Protecting Tenants and Strengthening Community Housing Act, 2020

July 22, 2023

The Protecting Tenants and Strengthening Community Housing Act, 2020 amends the Residential Tenancies Act, 2006, the Housing Services Act, 2011, the Building Code Act, 1992 and repeals the Ontario Mortgage and Housing Corporation Act.

Originally posted on July 22, 2020

The changes to the Residential Tenancies Act, 2006 (RTA) strengthen protections for tenants while making it easier to be a landlord by helping both landlords and tenants resolve disputes. The legislation:

    • Encourages repayment agreements for COVID-19: During a hearing, and before the Landlord and Tenant Board can issue an eviction order for non-payment of rent, it must consider whether the landlord tried to negotiate a repayment agreement with a tenant if the tenant has rent arrears from March 17, 2020 or later.
    • Prevents unlawful evictions: If a landlord wants to evict a tenant to use a unit themselves, they will now have to inform the Landlord and Tenant Board if they have done it before and the Board will need to consider this when determining whether the landlord is giving notice in good faith. This will help adjudicators look for patterns and identify landlords who may be breaking the law. Landlords will also have to file an affidavit at the same time as they file for a no-fault eviction application so the tenant can obtain a copy in advance of a hearing.
    • Compensates tenants for “no fault” evictions: When tenants are evicted for reasons such as renovations, repairs or a home buyer’s own use, most landlords must offer compensation. This requirement has been extended to landlords of buildings with one to four units who evict a tenant to renovate or repair the unit, and to landlords who evict a tenant on behalf of a home buyer who wants to use the unit themselves. These landlords will have to pay the tenant one month’s rent.
    • Increases maximum fines: Amounts increase from $25,000 to $50,000 for an individual and from $100,000 to $250,000 for a corporation convicted of an offence under the Act.
    • Increases tenant compensation for “bad faith” evictions: Landlords who evict tenants to repair or renovate a unit must give the tenant the opportunity to move back in, at the same rent, before offering it to others. If they don’t, landlords can be ordered to compensate tenants. Previously, the landlord could be ordered to pay the difference between the old and new rent for up to a one-year period. The changes give tenants two years to file a claim and increase the possible compensation by an additional full year’s rent, up to a maximum of $35,000. The increased compensation also applies to bad faith “own use” evictions, where the landlord/purchaser does not use the unit themselves.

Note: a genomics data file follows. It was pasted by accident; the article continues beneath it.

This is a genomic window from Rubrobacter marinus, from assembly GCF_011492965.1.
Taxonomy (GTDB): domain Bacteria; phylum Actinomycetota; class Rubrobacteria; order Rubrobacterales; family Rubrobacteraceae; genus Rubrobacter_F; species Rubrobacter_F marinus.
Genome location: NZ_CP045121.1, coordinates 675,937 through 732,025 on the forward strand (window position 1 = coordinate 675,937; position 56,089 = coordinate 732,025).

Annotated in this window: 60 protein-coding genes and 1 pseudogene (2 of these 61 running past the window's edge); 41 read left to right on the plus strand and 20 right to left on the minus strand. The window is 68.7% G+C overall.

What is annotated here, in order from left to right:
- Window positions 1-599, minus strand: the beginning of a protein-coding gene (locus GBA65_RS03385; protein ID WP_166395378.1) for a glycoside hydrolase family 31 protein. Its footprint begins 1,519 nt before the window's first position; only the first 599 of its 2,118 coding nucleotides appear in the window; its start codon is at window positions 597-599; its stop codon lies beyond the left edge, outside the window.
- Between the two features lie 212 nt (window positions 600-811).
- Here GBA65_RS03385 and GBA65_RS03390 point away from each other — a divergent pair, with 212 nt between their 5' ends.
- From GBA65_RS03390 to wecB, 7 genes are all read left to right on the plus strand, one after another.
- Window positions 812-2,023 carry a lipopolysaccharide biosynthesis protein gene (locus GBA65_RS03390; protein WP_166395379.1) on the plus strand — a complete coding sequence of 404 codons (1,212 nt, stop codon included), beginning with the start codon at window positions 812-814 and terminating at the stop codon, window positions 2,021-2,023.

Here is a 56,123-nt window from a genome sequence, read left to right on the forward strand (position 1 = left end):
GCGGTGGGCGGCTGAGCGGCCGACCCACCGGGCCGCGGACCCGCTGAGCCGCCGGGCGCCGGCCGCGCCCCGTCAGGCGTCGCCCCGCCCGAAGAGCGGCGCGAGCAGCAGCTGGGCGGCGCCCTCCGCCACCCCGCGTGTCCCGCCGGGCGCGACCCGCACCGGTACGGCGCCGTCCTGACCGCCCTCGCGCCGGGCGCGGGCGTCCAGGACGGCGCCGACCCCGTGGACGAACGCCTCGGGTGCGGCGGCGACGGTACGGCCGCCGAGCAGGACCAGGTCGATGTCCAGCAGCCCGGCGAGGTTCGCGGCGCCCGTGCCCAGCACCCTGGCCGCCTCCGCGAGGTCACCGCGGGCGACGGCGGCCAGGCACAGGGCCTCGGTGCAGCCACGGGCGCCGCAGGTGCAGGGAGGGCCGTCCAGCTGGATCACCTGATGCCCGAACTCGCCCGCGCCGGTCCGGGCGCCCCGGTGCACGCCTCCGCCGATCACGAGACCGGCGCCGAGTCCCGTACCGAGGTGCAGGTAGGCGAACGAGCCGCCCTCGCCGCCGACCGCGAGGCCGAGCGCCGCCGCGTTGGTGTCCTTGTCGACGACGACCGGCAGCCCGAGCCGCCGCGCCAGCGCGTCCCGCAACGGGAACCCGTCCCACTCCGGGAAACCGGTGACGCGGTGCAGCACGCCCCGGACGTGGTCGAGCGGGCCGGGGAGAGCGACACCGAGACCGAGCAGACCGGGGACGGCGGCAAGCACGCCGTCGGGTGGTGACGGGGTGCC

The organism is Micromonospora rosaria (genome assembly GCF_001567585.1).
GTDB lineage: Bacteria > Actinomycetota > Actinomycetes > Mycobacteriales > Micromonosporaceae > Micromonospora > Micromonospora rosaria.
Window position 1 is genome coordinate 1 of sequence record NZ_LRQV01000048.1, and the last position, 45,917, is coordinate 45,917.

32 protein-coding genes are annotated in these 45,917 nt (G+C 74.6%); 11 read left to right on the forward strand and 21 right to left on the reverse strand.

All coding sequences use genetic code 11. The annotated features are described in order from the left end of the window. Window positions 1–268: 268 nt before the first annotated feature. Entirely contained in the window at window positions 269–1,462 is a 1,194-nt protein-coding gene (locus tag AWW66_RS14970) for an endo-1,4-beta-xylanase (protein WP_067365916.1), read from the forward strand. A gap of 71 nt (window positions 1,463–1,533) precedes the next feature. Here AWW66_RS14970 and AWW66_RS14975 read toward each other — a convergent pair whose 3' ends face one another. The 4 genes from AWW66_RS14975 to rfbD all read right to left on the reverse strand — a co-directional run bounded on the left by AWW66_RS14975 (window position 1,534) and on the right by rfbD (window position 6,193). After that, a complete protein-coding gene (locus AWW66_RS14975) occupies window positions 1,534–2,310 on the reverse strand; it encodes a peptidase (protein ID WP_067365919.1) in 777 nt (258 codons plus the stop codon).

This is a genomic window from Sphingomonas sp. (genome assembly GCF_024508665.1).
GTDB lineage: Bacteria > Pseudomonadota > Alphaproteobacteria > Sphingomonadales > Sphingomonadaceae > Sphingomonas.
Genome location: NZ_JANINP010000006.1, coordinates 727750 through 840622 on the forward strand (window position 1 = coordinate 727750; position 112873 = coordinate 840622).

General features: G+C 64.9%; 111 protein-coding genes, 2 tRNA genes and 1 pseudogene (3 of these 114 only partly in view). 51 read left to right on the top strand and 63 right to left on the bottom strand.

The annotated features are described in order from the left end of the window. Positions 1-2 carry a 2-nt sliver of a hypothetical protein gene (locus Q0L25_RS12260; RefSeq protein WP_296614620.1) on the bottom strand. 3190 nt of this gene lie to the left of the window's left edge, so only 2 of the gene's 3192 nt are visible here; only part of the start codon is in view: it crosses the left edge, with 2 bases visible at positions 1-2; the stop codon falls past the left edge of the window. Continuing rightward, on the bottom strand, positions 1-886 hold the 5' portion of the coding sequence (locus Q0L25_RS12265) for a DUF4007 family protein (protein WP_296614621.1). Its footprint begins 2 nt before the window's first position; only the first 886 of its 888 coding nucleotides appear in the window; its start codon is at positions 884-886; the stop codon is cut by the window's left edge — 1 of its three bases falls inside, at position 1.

• Streamlines Landlord and Tenant Board processes: Allowing access to alternative dispute resolution services like mediation instead of a formal hearing, where appropriate, will make it easier to resolve certain disputes. To further encourage negotiated settlements, landlords who reach an agreement with a tenant on outstanding rent – only if it has been filed with and approved by the Landlord and Tenant Board – will not have to go back for an eviction hearing, if the tenant breaches the repayment agreement. Additionally, requiring tenants to give advance notice of any new issues they want to raise at an eviction hearing will help everyone better prepare for hearings and prevent hearings from being delayed or postponed. If advance notice is not provided, the tenant will have the opportunity to provide a reason satisfactory to the Landlord and Tenant Board, or to file an application for a separate hearing.
    • Reduces unnecessary and duplicative information: Landlords will no longer have to tell tenants how old the fridge is or give tenants a printed pamphlet that duplicates information in the standard lease.
      It will also allow the Ministry of Municipal Affairs and Housing to set out a grace period for landlords who inadvertently use an older version of the lease when it is updated. Landlords seeking compensation for unpaid utilities, rent and/or damages from current or former tenants will now have their disputes handled by the Landlord and Tenant Board, rather than the Small Claims Court, to streamline the dispute process.